Investigation on Geometry Computation of Spaceborne GNSS-R Altimetry over Topography: Modeling and Validation

Song, Minfeng; He, Xiufeng; Asgarimehr, Milad; Li, Weiqiang; Xiao, Ruya; Jia, Dongzhen; Wang, Xiaolei; Wickert, Jens

FG GNSS-Fernerkundung, Navigation und Positionierung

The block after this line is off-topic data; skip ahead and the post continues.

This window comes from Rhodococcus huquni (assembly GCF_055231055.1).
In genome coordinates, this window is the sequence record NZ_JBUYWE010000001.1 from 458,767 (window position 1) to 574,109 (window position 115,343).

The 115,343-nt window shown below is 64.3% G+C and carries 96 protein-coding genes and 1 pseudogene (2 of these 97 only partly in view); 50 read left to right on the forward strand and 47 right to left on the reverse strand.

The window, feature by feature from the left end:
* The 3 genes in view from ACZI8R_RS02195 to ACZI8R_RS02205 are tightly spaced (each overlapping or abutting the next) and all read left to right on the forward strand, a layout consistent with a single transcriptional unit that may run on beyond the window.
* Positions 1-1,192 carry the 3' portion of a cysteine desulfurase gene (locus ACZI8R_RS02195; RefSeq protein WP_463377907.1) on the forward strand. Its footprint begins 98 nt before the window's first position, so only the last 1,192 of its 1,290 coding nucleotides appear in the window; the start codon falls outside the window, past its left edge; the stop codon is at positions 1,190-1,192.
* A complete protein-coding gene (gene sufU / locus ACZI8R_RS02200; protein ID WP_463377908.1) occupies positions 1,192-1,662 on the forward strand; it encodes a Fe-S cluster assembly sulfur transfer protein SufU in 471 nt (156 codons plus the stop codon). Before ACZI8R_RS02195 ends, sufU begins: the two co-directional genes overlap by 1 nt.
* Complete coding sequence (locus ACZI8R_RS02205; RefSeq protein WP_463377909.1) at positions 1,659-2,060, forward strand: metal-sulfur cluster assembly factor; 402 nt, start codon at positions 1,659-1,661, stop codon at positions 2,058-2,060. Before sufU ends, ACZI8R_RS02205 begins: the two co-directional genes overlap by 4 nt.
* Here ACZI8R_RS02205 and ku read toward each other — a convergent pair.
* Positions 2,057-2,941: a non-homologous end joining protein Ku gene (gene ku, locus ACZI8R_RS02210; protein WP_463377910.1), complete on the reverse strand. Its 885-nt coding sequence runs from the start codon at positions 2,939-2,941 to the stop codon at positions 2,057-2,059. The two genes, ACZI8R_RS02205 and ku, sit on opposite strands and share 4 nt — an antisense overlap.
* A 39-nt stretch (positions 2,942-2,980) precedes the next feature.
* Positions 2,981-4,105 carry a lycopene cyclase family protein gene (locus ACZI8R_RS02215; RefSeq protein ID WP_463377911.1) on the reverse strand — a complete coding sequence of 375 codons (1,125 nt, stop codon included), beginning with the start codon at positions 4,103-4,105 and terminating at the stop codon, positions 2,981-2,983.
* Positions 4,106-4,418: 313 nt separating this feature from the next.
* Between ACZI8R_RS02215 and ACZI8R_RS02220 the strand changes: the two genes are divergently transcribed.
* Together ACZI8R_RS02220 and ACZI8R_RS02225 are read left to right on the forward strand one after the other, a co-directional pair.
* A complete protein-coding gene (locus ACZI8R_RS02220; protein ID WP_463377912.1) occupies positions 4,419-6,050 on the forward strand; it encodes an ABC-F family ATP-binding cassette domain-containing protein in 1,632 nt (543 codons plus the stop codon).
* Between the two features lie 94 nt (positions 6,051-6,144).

The spaceborne Global Navigation Satellite Systems Reflectometry (GNSS-R) offers versatile Earth surface observation. While the accuracy of the computed geometry, required for the implementation of the technique, degrades when Earth’s surface topography is complicated, previous studies ignored the effects of the local terrain surrounding the ideal specular point at a suppositional Earth reference surface. The surface slope and its aspect have been confirmed that it can lead to geolocation-related errors in the traditional radar altimetry, which will be even more intensified in tilt observations. In this study, the effect of large-scale slope on the spaceborne GNSS-R technique is investigated. We propose a new geometry computation strategy based on the property of ellipsoid to carry out forward and inverse calculations of path geometries. Moreover, it can be extended to calculate unusual reflected paths over versatile Earth’s topography by taking the surface slope and aspects into account. A simulation considering the slope effects demonstrates potential errors as large as meters to tens kilometers in geolocation and height estimations in the grazing observation condition over slopes. For validation, a single track over the Greenland surface received by the TechDemoSat 1 (TDS-1) satellite with a slope range from 0% to 1% was processed and analyzed. The results show that using the TanDEM-X 90 m Digital Elevation Model (DEM) as a reference, a slope of 0.6% at an elevation angle of 54 degrees can result in a geolocation inaccuracy of 10 km and a height error of 50 m. The proposed method in this study greatly reduces the standard deviation of geolocations of specular points from 4758 m to 367 m, and height retrievals from 28 m to 5.8 m. Applications associated with topography slopes, e.g., cryosphere could benefit from this method.